his official position. He thrusts the necks of the incased bottles into the glory-holes, and then one by one withdraws them from their aureole and forms the necks. This he does by means of a convenient implement known under the generic name of tool. It consists of a central stopper, kept moist with oil, which is thrust into the mouth of the bottle, thus determining its gauge; and of two outside arms of iron, which, by the rotation of the case, the tool remaining stationary, form the smooth ring commonly adorning the necks of glass bottles. The gaffer, like the blower, is a quick workman, and does the finishing for both blowers belonging to his shop. He does not leave his chair, the glass being brought to him and carried away again by the little boys who have been noticed as darting about in such a lively fashion.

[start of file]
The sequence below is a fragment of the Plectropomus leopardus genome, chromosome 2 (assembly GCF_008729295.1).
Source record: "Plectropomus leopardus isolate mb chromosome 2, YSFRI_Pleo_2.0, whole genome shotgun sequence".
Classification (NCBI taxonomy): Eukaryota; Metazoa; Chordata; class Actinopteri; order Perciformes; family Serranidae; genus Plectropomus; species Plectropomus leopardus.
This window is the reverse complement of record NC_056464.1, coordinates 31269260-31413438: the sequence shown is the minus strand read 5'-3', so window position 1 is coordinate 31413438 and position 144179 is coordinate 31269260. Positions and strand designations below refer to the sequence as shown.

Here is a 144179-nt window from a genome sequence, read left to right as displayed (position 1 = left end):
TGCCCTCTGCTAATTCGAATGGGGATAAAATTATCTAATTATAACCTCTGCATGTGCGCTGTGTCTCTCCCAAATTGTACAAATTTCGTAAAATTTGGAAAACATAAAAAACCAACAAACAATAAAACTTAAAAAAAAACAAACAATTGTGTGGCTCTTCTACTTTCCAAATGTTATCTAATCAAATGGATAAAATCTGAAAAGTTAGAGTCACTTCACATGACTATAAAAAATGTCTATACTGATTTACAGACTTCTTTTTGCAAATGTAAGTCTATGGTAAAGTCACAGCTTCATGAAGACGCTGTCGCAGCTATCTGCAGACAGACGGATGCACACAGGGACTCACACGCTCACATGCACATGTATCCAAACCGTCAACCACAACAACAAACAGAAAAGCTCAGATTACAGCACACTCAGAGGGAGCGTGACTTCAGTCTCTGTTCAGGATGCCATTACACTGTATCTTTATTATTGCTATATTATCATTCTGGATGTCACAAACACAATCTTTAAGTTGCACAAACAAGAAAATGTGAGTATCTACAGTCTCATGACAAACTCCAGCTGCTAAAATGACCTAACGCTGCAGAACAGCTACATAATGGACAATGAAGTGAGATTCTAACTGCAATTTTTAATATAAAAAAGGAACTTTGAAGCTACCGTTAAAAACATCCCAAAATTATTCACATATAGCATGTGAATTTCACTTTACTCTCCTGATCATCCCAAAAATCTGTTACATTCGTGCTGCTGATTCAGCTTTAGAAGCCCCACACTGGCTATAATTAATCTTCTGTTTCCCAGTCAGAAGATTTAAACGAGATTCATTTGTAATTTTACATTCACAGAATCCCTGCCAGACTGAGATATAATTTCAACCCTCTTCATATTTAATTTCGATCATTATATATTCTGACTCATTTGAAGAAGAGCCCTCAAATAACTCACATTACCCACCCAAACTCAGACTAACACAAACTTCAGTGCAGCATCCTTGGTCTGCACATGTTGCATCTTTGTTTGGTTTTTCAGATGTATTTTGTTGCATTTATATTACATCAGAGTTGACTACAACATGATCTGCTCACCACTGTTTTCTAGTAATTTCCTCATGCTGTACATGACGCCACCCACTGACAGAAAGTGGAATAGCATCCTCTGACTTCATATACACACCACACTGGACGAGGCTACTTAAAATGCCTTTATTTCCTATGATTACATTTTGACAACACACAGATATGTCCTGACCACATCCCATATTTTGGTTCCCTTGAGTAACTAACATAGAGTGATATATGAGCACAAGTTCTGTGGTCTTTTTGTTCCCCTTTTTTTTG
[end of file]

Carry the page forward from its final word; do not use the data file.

The bottle is now finished, so far as its form is concerned, but, like the window-pane under similar circumstances, it would have scant value if sent out into the world in its present condition. It would be too brittle, on account of its sudden cooling, and must therefore first be annealed. This operation is simply one of gradual cooling, and is carried out in ovens or in annealing leers.
The oven is a roomy chamber of brick-work, in which a wood fire is permitted to burn for a couple of hours in the early part of the day. It is opened when the blowers begin work, and during the remainder of the day it is gradually filled with bottles as the different gaffers finish them. At night it is closed and permitted to remain so for three days. At the end of that time the oven has become quite cold, and the bottles are thoroughly annealed.